Posted by: Alex Popov | August 31, 2005 7:11 AM | Report abuse

Thanks, Alex, I've fixed.

Posted by: Bk | August 31, 2005 9:27 AM | Report abuse

What is this a Security Flaw notice or an advertisement for Firefox? Letting people know of a flaw and how to repair it is the basic information I want to read here. Telling people the sky is falling and telling them they will be "all better" going to another browser is just irresponsible writing.

Posted by: John Jones | August 31, 2005 12:47 PM | Report abuse

The number of Secunia advisories for each browser is not important. What IS important is the number of UNPATCHED advisories:

Internet Explorer - 31
Firefox - 4
Opera - 0

(Manual count of advisories posted at Secunia website.)

Why would anyone concerned about security use IE?

Posted by: Terry | August 31, 2005 1:52 PM | Report abuse

I discovered Firefox back in December, just after going on line for the first time ever mainly because I am a messer and am not satisfied with what is provided and enjoy trying different things, but now it is the browser for me and I am sticking with it.
All the best.

Posted by: Sarah L. | August 31, 2005 3:00 PM | Report abuse

"Telling people the sky is falling and telling them they will be 'all better' going to another browser is just irresponsible writing" -- Posted by: John Jones | Aug 31, 2005 12:47:13 PM

whenever we see a comment like John Jones', we assume he works for Microsoft... Microsoft is known to cruise the net looking for negative comments about its products and having one of their goons respond...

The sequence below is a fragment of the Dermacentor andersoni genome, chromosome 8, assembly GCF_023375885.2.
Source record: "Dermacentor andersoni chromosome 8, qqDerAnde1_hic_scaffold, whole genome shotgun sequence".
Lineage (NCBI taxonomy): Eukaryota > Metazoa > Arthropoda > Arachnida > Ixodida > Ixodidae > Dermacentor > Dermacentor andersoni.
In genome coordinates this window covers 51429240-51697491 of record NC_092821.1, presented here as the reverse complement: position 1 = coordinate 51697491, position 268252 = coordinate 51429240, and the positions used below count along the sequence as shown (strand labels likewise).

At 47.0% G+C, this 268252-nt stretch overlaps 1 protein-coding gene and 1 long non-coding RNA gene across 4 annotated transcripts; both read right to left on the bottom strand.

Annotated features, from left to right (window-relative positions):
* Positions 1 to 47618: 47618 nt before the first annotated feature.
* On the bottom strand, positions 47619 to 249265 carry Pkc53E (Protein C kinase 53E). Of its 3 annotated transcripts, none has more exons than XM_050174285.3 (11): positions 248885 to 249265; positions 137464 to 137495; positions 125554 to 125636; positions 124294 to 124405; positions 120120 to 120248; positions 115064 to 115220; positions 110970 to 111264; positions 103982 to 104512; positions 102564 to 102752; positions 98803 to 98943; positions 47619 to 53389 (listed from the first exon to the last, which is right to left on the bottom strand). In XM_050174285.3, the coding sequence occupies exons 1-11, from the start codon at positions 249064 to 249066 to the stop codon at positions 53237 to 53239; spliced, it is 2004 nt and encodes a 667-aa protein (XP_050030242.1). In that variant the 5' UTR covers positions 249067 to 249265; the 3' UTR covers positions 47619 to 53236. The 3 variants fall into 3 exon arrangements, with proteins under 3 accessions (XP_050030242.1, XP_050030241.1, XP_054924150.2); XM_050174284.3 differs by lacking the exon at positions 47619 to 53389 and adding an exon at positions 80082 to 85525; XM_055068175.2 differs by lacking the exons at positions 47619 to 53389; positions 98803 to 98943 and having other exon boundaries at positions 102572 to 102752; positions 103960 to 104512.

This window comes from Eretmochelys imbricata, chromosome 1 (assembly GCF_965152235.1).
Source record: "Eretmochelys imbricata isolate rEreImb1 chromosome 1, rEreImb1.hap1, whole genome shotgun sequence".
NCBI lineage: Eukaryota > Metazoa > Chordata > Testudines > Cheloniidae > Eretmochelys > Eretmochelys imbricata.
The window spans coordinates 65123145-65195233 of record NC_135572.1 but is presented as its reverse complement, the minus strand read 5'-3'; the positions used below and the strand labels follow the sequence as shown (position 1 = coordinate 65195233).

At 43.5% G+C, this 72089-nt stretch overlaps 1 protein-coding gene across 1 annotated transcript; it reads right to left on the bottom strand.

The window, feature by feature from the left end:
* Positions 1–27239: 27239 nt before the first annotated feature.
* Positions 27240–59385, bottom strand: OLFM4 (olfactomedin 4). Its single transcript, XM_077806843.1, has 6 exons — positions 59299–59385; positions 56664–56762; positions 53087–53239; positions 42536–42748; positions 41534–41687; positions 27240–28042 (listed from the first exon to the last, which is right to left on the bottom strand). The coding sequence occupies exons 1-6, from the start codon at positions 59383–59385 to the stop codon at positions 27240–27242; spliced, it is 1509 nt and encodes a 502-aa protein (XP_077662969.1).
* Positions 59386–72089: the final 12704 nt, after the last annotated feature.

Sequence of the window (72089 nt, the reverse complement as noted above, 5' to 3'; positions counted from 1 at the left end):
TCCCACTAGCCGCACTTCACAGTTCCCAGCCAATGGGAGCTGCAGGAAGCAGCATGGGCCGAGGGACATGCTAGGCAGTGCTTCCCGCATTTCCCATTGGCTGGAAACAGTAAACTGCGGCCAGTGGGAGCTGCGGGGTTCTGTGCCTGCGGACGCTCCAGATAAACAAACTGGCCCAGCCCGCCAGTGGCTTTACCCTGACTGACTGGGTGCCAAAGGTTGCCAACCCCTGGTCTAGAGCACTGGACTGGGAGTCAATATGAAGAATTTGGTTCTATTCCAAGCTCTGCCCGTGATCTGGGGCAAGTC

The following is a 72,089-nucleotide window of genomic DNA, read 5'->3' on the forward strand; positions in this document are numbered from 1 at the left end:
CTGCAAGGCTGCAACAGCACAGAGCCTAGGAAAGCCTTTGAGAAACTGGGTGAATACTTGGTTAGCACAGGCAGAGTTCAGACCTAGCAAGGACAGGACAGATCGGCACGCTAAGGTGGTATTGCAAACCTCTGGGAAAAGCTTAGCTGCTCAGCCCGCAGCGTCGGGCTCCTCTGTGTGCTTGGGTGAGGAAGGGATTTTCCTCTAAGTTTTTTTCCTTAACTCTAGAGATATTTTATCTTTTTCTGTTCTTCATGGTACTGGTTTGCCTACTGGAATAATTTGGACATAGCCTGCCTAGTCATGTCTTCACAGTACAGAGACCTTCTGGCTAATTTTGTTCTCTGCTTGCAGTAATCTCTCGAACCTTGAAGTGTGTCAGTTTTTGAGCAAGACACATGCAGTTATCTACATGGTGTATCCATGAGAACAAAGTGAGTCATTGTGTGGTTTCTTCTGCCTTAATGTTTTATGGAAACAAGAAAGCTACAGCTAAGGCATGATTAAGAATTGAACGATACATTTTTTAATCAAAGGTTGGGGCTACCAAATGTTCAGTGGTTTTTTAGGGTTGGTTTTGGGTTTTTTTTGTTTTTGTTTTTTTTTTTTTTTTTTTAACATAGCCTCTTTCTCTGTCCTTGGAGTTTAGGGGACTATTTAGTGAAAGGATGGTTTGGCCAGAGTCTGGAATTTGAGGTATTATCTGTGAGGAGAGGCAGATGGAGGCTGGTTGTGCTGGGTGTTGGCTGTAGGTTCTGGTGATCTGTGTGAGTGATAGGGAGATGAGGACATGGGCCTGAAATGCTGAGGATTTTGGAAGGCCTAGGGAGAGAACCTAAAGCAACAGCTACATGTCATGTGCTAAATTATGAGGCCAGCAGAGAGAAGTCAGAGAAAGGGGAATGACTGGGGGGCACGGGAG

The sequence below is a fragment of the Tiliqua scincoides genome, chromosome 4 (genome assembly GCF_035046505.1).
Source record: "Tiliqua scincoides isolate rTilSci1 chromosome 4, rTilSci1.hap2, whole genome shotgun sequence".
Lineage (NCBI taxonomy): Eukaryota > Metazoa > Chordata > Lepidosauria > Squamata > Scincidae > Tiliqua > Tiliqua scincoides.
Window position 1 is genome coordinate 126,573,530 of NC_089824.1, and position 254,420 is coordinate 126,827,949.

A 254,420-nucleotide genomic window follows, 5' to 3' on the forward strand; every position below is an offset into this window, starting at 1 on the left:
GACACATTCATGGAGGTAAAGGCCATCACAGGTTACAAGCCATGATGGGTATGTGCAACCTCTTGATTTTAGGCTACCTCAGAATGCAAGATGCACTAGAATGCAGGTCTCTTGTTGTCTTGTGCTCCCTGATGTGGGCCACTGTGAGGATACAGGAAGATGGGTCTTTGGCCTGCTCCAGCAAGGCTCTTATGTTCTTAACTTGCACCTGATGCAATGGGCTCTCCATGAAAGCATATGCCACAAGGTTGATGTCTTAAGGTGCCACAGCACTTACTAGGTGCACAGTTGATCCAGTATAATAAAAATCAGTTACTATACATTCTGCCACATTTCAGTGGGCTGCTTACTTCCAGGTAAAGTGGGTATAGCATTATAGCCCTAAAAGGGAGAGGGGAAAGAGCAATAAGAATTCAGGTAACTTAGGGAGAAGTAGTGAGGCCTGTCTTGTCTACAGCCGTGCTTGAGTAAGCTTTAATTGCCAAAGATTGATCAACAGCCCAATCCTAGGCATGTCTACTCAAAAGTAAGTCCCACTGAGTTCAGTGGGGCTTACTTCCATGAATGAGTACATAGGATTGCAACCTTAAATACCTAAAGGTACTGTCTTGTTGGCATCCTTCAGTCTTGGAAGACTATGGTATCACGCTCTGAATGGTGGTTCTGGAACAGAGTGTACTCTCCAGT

for higher end products like Windows/XP vs. Linux, Microsoft hires high-end tech research firms to write bs articles about TCO -- Total Cost of Ownership; i've lost total respect for some of these sell-out orgs

well, Mr. John Jones... Brian Krebs is in the same irresponsible group as the Wall Street Journal and other major media outlets (print and electronic) who have figured out that the IE sky really is falling and the fastest security fix is to dump it and go with Firefox

(btw, just a funny coincidence that John Jones and Bill Gates have the same number of letters in their names and the same pattern of consonants and vowels :)

Posted by: D.Simms | September 1, 2005 7:27 AM | Report abuse

Believe me that every time we see a new critical vulnerability and/or exploit announced/released ahead of a patch that would fix the problem, we always have an internal discussion about whether it is the right thing to do to call attention to the issue. In most cases, the answer is yes.

The whole point of this blog is to help regular internet users stay safe online, and a big part of that process is awareness. Right now there is a fair argument to be made that given the focus of attacks on IE that users may be safer using another browser. I don't see it as my job to take one position or the other in that debate, but merely to provide people with information so that they can make their own informed decisions.

Posted by: Brian Krebs | September 2, 2005 11:56 AM | Report abuse

What is this a Security Flaw notice or an advertisement for Firefox? Letting people know of a flaw and how to repair it is the basic information I want to read here. Telling people the sky is falling and telling them they will be "all better" going to another browser is just irresponsible writing.

Posted by: Marry | January 2, 2006 4:46 AM | Report abuse

The comments to this entry are closed.